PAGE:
LOO for Multivariate Probit

Continuing the discussion from Feedback request: Multivariate Probit Regression with GP:

Brief problem summary: @bgoodri has developed this really handy implementation of the multivariate probit (code below). Unfortunately, it universally gets terrible k-hats in LOO. @martinmodrak made the excellent point in another thread and I wanted to continue discussion here to see if this is a viable way to get a robust LOO estimate (or whether this model is simply a poor candidate for LOO):

Pareto-K is almost guaranteed to be bad if you just add up the contributions to target from this parametrization. In this case, you don’t compute the log likelihood of the observed values given the linear predictors. You actually compute the log likelihood given the linear predictors AND the nuisance parameters. Since the observed values have huge influence on the associated nuisance parameters, loo correctly treats them as having large influence on the model and thus having high k-hat.

Martin goes on to suggest:

It could also make some kind of weird sense to compute the multivariate normal log likelihood of the nuisance parameters given the linear predictors and feed that to loo, but I can’t think completely clearly if that would correspond to a meaningful quantity or not.

I can very much see the logic behind this, but I don’t understand either LOO or the MVProbit implementation sufficiently to determine whether such a version of LOO would make sense (maybe @avehtari could comment?).

Thanks in advance!

Here is @bgoodri’s code (taken from example-models/probit-multi-good.stan at master · stan-dev/example-models · GitHub):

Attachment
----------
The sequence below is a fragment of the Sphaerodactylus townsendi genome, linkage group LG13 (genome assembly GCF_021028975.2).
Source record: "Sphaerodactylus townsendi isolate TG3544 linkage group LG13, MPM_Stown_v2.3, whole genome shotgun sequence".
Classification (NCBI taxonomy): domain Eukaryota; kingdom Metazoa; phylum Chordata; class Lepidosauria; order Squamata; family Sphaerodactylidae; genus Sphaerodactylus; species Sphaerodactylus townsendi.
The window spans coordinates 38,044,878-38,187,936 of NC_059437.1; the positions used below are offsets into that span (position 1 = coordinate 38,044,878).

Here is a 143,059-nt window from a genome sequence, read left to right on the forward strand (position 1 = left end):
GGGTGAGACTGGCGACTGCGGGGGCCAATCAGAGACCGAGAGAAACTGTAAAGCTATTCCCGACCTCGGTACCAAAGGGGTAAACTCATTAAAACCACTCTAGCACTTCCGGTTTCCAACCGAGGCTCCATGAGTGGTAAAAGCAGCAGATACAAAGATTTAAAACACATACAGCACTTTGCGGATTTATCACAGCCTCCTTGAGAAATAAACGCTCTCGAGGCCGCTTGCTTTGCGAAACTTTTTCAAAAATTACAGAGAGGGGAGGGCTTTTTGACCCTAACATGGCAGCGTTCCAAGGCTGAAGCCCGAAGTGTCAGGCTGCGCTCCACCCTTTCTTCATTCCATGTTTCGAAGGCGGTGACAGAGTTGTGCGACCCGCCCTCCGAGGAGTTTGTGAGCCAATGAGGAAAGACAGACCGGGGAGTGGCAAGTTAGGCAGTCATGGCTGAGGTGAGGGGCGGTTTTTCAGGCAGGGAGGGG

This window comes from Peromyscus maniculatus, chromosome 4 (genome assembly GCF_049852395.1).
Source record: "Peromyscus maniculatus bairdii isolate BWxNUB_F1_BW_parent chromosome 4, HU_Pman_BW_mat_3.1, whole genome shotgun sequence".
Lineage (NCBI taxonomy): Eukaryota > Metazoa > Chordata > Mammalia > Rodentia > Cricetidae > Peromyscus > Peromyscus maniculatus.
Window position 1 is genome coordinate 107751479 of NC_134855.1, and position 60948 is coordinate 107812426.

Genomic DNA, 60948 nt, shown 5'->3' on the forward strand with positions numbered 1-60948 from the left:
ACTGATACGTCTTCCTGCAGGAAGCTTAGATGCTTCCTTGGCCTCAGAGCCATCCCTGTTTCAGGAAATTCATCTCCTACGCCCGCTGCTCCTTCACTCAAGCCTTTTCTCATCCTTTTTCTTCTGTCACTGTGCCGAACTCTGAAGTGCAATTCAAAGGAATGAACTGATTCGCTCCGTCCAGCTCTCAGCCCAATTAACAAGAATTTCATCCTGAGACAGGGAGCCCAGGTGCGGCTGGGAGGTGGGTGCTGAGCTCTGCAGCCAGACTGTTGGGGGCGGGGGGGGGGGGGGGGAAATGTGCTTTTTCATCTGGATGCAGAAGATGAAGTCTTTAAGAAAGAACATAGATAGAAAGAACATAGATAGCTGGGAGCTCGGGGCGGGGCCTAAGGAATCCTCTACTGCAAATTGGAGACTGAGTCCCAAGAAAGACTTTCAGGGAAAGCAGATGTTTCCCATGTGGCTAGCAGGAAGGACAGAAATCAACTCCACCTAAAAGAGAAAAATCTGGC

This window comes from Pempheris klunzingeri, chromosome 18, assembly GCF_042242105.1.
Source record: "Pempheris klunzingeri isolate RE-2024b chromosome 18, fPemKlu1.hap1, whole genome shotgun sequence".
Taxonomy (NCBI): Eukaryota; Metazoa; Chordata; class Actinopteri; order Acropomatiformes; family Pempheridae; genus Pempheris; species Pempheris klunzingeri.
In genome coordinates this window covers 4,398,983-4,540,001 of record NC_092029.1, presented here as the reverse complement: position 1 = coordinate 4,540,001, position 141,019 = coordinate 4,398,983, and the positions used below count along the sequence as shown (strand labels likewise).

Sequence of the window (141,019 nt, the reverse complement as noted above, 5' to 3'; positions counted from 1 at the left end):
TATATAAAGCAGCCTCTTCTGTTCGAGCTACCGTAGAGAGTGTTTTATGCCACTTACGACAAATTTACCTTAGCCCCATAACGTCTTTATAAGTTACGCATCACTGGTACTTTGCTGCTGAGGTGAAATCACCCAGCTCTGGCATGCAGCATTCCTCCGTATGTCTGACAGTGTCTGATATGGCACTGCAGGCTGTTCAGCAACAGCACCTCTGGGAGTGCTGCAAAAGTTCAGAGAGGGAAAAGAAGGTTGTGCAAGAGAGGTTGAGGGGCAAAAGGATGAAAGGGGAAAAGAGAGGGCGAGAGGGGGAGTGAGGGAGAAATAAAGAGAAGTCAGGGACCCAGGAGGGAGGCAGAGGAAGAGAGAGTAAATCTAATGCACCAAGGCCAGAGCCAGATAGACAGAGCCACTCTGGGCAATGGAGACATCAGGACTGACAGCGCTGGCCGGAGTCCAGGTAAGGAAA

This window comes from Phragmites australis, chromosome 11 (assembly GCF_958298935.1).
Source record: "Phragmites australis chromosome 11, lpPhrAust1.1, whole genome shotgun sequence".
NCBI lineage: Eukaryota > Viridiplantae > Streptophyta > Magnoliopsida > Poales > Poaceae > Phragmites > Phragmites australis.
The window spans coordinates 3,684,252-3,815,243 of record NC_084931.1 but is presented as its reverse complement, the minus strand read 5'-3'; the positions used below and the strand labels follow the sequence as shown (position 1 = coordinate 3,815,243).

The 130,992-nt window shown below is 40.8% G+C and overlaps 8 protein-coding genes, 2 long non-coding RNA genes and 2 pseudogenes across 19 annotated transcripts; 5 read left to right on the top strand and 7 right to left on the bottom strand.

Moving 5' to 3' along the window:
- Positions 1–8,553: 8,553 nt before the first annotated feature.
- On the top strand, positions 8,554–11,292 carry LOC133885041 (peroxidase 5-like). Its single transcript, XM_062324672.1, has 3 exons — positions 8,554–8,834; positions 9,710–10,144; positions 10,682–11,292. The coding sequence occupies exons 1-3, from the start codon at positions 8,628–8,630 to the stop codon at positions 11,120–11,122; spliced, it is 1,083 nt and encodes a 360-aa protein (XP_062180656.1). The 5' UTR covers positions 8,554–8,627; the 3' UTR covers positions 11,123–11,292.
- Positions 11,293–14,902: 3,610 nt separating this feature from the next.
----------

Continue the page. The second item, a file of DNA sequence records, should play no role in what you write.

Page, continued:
data {
  int<lower=1> K;
  int<lower=1> D;
  int<lower=0> N;
  array[N, D] int<lower=0, upper=1> y;
  array[N] vector[K] x;
}
parameters {
  matrix[D, K] beta;
  cholesky_factor_corr[D] L_Omega;
  array[N, D] real<lower=0, upper=1> u; // nuisance that absorbs inequality constraints
}
model {
  L_Omega ~ lkj_corr_cholesky(4);
  to_vector(beta) ~ normal(0, 5);
  // implicit: u is iid standard uniform a priori
  {
    // likelihood
    for (n in 1 : N) {
      vector[D] mu;
      vector[D] z;
      real prev;
      mu = beta * x[n];
      prev = 0;
      for (d in 1 : D) {
        // Phi and inv_Phi may overflow and / or be numerically inaccurate
        real bound; // threshold at which utility = 0
        bound = Phi(-(mu[d] + prev) / L_Omega[d, d]);
        if (y[n, d] == 1) {
          real t;
          t = bound + (1 - bound) * u[n, d];
          z[d] = inv_Phi(t); // implies utility is positive
          target += log1m(bound); // Jacobian adjustment
        } else {
          real t;
          t = bound * u[n, d];
          z[d] = inv_Phi(t); // implies utility is negative
          target += log(bound); // Jacobian adjustment
        }
        if (d < D) {
          prev = L_Omega[d + 1, 1 : d] * head(z, d);
        }
        // Jacobian adjustments imply z is truncated standard normal
        // thus utility --- mu + L_Omega * z --- is truncated multivariate normal
      }
    }